The message that you prepare should be clear, concise, thorough, and well written. If you jot something down at the last minute and send it out, you will probably regret it. Let every available eye review any materials you release, just to make sure they are correct. If your message contains bad news, be sensitive to the way different audiences might respond to your message. Always remember to add brief biographical data about your organization, along with contact information, just in case the reporter or reader has questions.
Your target market can frequently be dependent upon the message. If your organization just set up a scholarship fund for aspiring writers, you may wish to target parents and educators, but the general public might have interest in this, too. If you are sponsoring a NASCAR racer-that’s a whole different crowd. The best messages are those that apply to the general population.
Knowing your target is critical to understanding the potential mediums for release. I’ll cover finding the right mediums and how to send your information in detail next month, but note that you will have a greater chance of receiving attention for your message if you distribute it to a large number of publishers and broadcasters. If they deem the piece newsworthy, they will likely include it in their reporting. Unless your cause has a geographically diverse reach, you will find the best response from local publishers. However, part of being enthusiastic is thinking BIG. Don’t be afraid to submit to larger publishers and broadcasters-just don’t be heartbroken if they don’t post your piece, and don’t make them your only recipients.
Be sure to develop a PR calendar that contains different events or projects that will occur throughout the year within your organization. In your PR calendar, plan submissions according to the publishing schedule of your selected mediums. Some mediums limit the number of press releases that they will publish or air, so it’s good to be first on the list. Conversely, you don’t want to submit things so far in advance that they are forgotten by the time they are current. With a calendar, you can also keep track of which organizations actually aired or published your piece, and any known results. If you read the advertising series and created an Excel-based tracking sheet, you can add columns for your PR activities, too.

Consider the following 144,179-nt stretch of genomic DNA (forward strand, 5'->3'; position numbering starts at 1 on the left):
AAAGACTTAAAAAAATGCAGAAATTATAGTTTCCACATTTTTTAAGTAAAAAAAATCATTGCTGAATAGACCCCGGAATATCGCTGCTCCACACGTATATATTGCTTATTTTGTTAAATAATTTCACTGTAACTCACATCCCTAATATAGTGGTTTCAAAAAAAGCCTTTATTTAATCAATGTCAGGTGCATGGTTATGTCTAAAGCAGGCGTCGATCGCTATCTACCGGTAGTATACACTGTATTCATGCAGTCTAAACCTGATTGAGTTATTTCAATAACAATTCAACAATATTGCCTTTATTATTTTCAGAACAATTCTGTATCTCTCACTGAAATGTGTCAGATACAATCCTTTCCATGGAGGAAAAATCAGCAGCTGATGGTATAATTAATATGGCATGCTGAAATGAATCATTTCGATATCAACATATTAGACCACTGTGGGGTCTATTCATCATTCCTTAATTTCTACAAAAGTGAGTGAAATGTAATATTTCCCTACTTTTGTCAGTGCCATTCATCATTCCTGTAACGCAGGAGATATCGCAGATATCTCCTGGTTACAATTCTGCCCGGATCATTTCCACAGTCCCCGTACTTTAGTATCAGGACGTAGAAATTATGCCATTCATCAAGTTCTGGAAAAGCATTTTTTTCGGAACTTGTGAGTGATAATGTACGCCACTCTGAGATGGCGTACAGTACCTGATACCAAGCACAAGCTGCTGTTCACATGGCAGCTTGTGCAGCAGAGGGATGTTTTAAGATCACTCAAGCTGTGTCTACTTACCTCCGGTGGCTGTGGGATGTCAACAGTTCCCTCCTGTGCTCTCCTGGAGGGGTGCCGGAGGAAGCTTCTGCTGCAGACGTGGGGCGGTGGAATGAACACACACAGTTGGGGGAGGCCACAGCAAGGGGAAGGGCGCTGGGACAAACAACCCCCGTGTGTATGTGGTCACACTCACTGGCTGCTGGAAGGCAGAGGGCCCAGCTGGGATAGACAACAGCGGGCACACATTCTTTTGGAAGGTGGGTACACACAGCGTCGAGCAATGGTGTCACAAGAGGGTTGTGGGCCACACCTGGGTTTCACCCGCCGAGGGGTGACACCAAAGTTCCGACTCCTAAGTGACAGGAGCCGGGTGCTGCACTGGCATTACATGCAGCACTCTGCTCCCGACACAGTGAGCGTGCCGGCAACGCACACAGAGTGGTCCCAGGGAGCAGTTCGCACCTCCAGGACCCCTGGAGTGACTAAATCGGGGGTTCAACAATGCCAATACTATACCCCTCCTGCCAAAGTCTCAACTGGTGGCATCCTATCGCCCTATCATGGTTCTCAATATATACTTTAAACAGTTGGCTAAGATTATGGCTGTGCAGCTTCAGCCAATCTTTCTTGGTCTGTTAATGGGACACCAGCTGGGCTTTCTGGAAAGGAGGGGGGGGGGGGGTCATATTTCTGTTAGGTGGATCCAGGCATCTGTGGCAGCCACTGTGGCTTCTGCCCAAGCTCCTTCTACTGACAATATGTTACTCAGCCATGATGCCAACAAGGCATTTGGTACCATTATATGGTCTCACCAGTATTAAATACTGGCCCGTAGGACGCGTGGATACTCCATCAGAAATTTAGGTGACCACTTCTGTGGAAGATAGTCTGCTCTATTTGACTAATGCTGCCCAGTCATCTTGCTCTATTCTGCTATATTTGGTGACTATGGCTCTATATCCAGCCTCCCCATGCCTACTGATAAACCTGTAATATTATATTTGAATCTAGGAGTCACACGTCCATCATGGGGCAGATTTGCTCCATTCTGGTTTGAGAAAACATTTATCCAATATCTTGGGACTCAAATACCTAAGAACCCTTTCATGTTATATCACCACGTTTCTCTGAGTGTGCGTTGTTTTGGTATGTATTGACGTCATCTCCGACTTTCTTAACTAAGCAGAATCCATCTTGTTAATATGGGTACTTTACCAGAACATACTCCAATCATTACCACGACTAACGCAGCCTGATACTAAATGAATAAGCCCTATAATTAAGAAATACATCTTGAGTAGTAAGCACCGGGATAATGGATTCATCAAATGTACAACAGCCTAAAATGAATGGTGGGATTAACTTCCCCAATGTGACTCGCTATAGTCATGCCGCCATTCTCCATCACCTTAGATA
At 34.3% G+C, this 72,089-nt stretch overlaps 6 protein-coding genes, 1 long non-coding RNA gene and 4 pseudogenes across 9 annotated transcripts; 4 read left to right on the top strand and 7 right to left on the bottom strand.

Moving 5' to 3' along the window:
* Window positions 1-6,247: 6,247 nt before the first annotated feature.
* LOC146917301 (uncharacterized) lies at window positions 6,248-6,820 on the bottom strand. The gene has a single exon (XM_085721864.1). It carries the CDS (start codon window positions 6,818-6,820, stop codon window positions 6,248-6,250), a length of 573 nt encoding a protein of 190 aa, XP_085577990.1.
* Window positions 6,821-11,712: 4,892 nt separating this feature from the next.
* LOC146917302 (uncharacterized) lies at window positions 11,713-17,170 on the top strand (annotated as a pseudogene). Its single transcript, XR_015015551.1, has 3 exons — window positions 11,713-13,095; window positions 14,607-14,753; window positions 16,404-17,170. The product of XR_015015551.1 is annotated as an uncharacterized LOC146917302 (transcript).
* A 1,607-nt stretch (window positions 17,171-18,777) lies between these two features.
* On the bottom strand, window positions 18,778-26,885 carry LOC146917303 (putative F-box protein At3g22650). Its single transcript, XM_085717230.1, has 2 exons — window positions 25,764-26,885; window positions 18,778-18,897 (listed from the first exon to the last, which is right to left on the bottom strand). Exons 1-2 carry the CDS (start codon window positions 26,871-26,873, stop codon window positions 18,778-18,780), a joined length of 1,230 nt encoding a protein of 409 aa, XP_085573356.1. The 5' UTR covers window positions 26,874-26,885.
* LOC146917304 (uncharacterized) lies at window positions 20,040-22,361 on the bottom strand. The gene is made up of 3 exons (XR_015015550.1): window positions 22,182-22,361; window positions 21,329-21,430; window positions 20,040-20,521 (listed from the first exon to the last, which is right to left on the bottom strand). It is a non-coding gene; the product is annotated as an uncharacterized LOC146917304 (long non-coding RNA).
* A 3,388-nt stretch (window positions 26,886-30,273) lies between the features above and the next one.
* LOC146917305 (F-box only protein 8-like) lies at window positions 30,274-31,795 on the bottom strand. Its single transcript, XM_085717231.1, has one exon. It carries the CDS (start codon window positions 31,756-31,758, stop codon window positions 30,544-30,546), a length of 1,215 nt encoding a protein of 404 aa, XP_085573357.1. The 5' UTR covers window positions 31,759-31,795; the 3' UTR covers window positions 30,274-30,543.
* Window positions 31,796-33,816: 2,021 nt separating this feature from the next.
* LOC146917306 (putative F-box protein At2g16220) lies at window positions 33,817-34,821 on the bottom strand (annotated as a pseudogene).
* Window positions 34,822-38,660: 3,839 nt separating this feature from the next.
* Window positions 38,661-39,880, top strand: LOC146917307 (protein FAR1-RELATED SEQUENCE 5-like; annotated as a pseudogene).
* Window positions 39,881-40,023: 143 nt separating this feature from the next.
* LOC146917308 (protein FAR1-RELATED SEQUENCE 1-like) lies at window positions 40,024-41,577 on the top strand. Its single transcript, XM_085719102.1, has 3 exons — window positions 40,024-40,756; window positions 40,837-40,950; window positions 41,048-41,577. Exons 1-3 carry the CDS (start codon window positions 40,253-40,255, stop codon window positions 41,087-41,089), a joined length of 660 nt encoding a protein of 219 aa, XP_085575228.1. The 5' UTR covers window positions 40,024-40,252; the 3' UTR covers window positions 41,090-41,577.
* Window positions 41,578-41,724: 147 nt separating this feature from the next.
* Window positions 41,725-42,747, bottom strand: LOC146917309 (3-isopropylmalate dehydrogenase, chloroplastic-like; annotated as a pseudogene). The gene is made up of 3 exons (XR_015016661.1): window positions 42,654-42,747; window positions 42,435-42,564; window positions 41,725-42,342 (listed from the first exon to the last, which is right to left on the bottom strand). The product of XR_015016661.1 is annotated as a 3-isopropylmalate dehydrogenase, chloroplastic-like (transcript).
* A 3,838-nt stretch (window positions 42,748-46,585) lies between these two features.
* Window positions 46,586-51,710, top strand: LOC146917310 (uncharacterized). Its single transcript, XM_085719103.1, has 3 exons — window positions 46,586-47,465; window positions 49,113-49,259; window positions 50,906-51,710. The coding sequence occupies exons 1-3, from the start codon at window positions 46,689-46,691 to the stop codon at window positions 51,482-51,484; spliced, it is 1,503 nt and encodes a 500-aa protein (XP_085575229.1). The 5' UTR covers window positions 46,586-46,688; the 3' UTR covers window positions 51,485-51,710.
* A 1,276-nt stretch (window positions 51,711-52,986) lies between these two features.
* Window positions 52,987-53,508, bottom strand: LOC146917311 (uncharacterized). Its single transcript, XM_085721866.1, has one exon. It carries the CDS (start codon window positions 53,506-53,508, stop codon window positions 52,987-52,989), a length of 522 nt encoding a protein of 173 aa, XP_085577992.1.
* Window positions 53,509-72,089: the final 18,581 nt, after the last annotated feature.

Finding the right mediums and Creating a press release
Just as a refresher, I previously mentioned that PR distribution can be based upon two major market identifiers: geographical, which I’ll refer to as the shotgun method, and targeted interest group, the sharpshooter method. You may choose one or both, but much of that decision should be based upon your promotional message.
You can decide if your topic is appealing to the mass market, in which case the shotgun approach might work, or if you are trying to target a specific subset or demographic within the general population, which calls for the sharpshooter approach. If you are not sure about the mass appeal part, think of ten people you believe are representative of your geographical areas. Ask yourself or them if they would be intrested.
If your message could be of interest to the general public, you will want to spread it through every medium you can locate. You should be able to construct one generic press release to provide all area mediums. Much like the shotgun works, your goal is to pull the trigger and splatter your message to a wide and vast array of publishing and broadcasting forums. Also like the shotgun, don’t expect every hit to be a kill. You’re going for quantity not quality, banking on something sticking.
Finding mediums for distribution is simply a matter of knowing what is distributed or broadcast within that geographical area. You probably know of several big ones...be sure to include them. A little bit of Internet research can yield strong results. If you really are thinking big, which I recommend, you can go to www.bacons.com to purchase directories of all types of mediums for a fee.